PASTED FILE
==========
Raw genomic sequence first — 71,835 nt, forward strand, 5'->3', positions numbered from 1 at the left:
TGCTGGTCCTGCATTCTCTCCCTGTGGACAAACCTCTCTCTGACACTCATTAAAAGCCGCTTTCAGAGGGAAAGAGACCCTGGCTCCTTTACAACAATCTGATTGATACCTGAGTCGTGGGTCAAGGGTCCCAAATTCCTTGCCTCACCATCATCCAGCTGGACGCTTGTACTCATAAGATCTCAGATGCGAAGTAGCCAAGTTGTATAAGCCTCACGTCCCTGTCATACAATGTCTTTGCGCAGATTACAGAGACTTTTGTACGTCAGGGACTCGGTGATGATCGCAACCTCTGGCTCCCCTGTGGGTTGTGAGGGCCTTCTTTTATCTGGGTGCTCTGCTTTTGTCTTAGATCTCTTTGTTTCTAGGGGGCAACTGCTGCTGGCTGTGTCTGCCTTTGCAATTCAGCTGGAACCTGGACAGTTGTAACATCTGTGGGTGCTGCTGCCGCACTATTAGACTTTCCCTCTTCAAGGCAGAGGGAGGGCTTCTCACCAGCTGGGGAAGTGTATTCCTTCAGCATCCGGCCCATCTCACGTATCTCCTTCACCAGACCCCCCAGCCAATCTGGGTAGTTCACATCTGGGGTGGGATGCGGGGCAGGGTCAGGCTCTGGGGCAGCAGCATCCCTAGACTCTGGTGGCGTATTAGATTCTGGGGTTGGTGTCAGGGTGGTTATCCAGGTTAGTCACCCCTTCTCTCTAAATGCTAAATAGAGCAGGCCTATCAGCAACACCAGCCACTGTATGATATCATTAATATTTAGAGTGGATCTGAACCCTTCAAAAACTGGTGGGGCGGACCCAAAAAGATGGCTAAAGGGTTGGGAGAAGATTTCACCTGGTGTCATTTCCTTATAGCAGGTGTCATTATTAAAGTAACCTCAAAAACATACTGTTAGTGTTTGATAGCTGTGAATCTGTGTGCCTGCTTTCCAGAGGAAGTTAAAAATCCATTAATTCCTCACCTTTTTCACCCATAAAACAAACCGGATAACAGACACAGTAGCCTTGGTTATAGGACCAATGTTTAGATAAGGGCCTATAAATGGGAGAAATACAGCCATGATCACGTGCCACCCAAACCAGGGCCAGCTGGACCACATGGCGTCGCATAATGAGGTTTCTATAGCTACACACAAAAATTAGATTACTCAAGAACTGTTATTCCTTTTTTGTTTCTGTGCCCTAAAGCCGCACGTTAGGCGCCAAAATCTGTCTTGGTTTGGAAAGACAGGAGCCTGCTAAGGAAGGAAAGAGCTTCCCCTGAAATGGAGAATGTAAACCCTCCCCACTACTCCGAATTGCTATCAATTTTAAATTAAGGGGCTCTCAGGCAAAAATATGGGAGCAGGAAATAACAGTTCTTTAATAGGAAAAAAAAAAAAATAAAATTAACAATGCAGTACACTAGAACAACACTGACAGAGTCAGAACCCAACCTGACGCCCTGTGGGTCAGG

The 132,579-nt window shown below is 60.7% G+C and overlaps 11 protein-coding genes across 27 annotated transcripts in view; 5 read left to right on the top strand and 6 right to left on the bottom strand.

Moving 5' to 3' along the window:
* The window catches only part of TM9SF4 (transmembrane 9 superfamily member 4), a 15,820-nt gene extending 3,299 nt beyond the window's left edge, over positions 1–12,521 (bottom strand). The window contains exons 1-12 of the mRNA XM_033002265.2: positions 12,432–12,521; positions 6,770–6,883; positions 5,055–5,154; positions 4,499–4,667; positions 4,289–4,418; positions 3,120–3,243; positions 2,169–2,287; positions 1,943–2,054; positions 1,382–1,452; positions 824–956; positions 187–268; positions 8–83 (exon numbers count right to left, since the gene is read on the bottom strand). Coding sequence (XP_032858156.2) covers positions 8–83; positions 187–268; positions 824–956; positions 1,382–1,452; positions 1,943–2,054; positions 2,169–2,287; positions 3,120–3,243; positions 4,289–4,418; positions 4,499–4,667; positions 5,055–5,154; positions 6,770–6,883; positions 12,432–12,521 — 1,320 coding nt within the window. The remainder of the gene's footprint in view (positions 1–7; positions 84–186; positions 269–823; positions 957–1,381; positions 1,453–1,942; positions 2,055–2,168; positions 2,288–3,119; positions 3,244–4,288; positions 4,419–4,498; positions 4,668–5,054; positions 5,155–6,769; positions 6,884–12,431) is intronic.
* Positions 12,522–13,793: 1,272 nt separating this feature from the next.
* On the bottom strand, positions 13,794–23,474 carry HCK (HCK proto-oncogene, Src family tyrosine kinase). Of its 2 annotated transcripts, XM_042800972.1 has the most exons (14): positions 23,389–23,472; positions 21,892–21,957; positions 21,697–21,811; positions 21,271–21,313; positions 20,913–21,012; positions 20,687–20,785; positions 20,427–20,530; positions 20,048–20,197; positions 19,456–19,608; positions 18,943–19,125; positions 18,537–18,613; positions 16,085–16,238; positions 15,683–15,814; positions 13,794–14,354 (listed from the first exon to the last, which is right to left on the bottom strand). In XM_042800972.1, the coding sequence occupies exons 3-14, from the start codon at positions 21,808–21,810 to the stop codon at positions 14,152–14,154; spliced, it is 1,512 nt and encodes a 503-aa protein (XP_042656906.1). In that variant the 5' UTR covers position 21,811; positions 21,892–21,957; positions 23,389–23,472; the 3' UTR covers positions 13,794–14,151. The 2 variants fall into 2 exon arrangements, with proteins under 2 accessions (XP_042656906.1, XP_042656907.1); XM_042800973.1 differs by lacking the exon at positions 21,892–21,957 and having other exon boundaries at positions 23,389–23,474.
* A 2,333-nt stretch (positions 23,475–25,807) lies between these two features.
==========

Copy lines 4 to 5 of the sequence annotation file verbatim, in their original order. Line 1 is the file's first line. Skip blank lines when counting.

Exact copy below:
Moving 5' to 3' along the window:
* The window catches only part of TM9SF4 (transmembrane 9 superfamily member 4), a 15,820-nt gene extending 3,299 nt beyond the window's left edge, over positions 1–12,521 (bottom strand). The window contains exons 1-12 of the mRNA XM_033002265.2: positions 12,432–12,521; positions 6,770–6,883; positions 5,055–5,154; positions 4,499–4,667; positions 4,289–4,418; positions 3,120–3,243; positions 2,169–2,287; positions 1,943–2,054; positions 1,382–1,452; positions 824–956; positions 187–268; positions 8–83 (exon numbers count right to left, since the gene is read on the bottom strand). Coding sequence (XP_032858156.2) covers positions 8–83; positions 187–268; positions 824–956; positions 1,382–1,452; positions 1,943–2,054; positions 2,169–2,287; positions 3,120–3,243; positions 4,289–4,418; positions 4,499–4,667; positions 5,055–5,154; positions 6,770–6,883; positions 12,432–12,521 — 1,320 coding nt within the window. The remainder of the gene's footprint in view (positions 1–7; positions 84–186; positions 269–823; positions 957–1,381; positions 1,453–1,942; positions 2,055–2,168; positions 2,288–3,119; positions 3,244–4,288; positions 4,419–4,498; positions 4,668–5,054; positions 5,155–6,769; positions 6,884–12,431) is intronic.